Men threaten punk icon Terri Hooley
One of Northern Ireland's most iconic music figures had told of being accosted by two men while he was walking his dog at the weekend.
Terri Hooley, founder of the Good Vibrations music shop and record label, was pushed and verbally abused by the men in east Belfast on Saturday,
Mr Hooley said he was called a "fenian lover" and "a disgrace to the Protestant community".
He has not yet reported the incident to police but said he intends to do so.
Mr Hooley is recognised as being responsible for the growth of the punk music scene in Belfast in the 1970s.
As founder of the Good Vibrations music shop and record label, he helped to bring to prominence bands such the Undertones and Rudi and the Outcasts.
A film of his career has received critical acclaim and won several awards.
Mr Hooley, who is now in his 60s, said he was walking his dog Ella along the Comber greenway shortly after 17:00 BST on Saturday when the incident took place.
"I was looking around for cyclists because I didn't want the dog to get run over, but I didn't see anybody.
"All of a sudden, two guys came up right behind me. One of them pushed me and started calling me a fenian lover and saying I was a disgrace to the Protestant community."
He said the man was "a big guy of around 60 years of age".
"But his friend who was between 35 and 40, he was the one who looked the more dangerous," he said.
"He didn't say anything but he kept looking at the dog and kept looking at me. I think he was just waiting for me to have some sort of reaction and then he would have got stuck in.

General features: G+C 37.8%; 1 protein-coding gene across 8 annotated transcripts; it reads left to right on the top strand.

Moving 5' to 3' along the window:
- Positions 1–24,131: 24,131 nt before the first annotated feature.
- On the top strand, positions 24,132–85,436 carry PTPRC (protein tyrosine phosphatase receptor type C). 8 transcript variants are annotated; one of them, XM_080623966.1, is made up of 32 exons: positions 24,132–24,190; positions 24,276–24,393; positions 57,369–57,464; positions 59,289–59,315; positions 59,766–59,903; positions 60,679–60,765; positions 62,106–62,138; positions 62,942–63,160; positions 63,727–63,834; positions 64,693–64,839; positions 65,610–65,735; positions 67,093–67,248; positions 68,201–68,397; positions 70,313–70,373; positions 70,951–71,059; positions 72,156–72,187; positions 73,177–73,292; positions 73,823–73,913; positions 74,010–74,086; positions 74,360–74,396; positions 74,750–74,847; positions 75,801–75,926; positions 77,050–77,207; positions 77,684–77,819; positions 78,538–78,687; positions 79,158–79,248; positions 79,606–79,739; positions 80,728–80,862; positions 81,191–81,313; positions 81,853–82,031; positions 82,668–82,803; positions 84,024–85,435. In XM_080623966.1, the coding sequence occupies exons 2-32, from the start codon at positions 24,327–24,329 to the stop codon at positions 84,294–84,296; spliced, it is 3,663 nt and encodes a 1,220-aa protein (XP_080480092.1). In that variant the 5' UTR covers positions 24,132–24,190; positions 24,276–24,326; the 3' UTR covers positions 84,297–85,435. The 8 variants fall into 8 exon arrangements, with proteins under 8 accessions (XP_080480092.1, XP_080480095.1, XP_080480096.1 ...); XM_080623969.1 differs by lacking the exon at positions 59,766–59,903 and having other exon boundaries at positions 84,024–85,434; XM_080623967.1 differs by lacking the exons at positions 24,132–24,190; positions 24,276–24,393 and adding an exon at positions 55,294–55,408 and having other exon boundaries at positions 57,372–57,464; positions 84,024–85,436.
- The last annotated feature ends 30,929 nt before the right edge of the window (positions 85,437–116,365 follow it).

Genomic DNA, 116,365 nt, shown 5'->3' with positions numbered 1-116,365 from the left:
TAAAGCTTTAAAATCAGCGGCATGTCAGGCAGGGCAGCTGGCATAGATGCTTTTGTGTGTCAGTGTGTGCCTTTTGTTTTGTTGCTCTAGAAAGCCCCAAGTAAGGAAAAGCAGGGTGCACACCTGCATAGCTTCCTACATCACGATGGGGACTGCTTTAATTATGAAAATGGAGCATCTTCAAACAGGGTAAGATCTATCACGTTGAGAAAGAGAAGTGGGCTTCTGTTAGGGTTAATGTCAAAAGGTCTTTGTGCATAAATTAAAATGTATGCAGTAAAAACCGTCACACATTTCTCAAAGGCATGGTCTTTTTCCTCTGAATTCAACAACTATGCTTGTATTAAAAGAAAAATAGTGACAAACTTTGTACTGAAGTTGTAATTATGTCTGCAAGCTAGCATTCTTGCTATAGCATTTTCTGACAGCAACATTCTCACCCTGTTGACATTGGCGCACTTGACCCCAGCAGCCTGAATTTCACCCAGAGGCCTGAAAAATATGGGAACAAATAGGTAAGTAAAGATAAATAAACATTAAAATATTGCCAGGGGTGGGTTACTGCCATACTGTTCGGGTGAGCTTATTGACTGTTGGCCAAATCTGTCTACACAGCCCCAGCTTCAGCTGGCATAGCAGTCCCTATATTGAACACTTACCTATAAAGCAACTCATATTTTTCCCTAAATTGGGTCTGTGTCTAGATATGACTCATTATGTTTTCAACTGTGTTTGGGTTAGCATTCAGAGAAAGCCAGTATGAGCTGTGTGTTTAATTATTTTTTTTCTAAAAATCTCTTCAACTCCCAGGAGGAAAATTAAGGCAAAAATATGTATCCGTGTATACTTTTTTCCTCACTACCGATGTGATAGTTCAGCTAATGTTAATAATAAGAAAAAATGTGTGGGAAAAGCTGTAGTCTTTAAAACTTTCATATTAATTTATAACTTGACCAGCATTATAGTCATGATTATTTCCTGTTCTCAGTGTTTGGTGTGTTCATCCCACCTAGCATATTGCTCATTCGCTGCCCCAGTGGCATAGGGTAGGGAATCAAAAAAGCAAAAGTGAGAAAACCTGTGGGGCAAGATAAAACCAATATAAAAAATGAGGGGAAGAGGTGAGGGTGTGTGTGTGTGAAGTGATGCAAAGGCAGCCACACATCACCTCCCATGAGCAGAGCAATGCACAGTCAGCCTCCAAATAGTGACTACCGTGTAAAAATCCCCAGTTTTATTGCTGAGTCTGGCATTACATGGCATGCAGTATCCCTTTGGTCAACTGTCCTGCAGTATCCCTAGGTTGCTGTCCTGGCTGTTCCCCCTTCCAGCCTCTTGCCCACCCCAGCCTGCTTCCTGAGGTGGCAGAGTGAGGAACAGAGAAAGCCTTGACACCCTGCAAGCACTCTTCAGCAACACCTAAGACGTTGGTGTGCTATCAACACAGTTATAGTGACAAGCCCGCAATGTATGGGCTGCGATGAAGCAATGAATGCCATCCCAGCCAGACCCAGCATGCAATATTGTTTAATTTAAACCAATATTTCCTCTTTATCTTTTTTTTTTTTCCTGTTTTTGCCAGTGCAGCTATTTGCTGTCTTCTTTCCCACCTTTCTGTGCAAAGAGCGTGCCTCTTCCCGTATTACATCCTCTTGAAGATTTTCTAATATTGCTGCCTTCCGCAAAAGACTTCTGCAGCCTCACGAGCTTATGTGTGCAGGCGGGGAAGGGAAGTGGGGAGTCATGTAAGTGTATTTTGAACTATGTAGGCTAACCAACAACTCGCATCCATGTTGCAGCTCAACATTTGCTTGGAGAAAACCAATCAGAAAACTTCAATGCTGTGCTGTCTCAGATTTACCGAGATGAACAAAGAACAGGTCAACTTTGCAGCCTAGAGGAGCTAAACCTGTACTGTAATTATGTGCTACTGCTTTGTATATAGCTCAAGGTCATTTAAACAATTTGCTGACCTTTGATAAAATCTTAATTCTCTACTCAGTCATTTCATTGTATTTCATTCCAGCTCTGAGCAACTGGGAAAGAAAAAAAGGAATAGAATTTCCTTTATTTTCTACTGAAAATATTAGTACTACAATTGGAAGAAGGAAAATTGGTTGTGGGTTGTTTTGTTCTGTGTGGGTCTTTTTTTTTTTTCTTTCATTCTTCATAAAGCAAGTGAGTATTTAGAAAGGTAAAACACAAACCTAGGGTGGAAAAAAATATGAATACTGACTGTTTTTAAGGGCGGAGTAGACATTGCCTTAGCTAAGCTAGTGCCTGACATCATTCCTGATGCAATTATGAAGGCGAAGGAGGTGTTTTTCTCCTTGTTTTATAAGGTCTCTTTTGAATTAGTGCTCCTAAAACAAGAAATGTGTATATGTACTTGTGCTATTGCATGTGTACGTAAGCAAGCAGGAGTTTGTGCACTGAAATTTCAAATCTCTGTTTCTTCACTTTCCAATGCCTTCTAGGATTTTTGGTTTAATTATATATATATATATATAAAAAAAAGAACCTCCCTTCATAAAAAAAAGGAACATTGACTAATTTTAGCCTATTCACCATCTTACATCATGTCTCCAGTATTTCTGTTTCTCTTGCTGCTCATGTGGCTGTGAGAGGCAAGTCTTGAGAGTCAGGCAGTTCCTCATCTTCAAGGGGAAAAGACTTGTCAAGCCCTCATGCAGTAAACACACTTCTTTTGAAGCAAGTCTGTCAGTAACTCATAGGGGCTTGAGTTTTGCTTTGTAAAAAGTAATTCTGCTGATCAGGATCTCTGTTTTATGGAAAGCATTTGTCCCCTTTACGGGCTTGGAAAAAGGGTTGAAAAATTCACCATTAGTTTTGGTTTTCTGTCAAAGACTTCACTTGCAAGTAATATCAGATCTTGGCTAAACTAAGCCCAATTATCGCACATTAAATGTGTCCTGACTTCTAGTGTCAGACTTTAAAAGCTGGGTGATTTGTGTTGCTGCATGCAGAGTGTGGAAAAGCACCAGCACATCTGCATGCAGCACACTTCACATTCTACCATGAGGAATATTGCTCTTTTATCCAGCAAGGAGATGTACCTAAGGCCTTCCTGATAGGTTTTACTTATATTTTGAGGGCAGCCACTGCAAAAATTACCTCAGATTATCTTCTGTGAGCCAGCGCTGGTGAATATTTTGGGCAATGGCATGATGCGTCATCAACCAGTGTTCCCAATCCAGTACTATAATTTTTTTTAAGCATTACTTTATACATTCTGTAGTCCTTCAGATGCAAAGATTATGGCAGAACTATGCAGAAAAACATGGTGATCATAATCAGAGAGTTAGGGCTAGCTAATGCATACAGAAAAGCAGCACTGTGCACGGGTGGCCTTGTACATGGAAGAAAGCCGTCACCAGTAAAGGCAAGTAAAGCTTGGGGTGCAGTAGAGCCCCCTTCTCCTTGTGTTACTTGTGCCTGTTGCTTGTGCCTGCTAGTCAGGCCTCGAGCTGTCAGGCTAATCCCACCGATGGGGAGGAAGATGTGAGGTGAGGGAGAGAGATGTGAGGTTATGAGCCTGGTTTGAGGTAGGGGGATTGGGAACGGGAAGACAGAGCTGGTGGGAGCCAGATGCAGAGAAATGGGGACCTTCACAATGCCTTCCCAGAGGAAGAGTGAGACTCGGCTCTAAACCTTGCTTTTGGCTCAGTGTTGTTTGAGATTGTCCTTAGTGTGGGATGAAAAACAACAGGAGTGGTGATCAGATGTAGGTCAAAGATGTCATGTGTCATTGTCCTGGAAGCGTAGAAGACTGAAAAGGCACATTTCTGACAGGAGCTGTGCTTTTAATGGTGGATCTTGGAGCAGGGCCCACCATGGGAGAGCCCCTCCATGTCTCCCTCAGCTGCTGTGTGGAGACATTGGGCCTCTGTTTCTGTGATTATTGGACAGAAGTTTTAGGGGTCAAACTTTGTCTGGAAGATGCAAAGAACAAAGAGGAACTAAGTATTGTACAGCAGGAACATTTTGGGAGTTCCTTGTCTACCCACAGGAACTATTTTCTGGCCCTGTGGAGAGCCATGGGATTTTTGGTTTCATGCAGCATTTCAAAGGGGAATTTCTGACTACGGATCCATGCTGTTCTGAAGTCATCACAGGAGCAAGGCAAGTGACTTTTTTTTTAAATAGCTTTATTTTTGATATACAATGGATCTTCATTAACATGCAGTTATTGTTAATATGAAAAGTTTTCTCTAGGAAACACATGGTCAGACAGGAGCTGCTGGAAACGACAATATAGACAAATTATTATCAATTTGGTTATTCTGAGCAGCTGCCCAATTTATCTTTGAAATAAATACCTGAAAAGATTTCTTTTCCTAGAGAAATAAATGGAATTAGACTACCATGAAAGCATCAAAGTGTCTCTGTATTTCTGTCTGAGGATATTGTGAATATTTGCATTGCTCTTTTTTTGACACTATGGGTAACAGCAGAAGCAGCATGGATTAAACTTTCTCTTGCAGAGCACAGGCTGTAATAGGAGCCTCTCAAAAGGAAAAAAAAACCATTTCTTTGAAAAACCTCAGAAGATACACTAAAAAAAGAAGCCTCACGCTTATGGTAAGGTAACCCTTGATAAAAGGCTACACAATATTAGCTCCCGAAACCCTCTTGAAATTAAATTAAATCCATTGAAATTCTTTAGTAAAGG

"I'm just glad that when they pushed me, I didn't fall down."
Mr Hooley believes he may have been saved from a beating when a woman he knew came along.
"She asked if I was all right and I said yeah. While I was talking to her, they skulked off. I don't think they wanted to have a witness," he said.
Mr Hooley said he was not sure why the men had confronted him but it may have been because of a recent spate of publicity about his film.
"I don't know whether it's jealousy or not but I'm nearly sure this guy went to my school," he said.
"If it's the same guy I'm thinking of, he was a bully when he was a kid and he obviously hasn't changed."
He said he been attacked before, the most recent being four years ago outside his shop.
"All my mum's family, all my uncles and my grandfather were in the Orange Order but they were never bigots. They always had plenty of Catholic friends," he said.
In November, Belfast City Council is to erect a bronze plaque to Terri Hooley in Hill Street on the site of the former Harp Bar, the focal point for punks in the 1970s.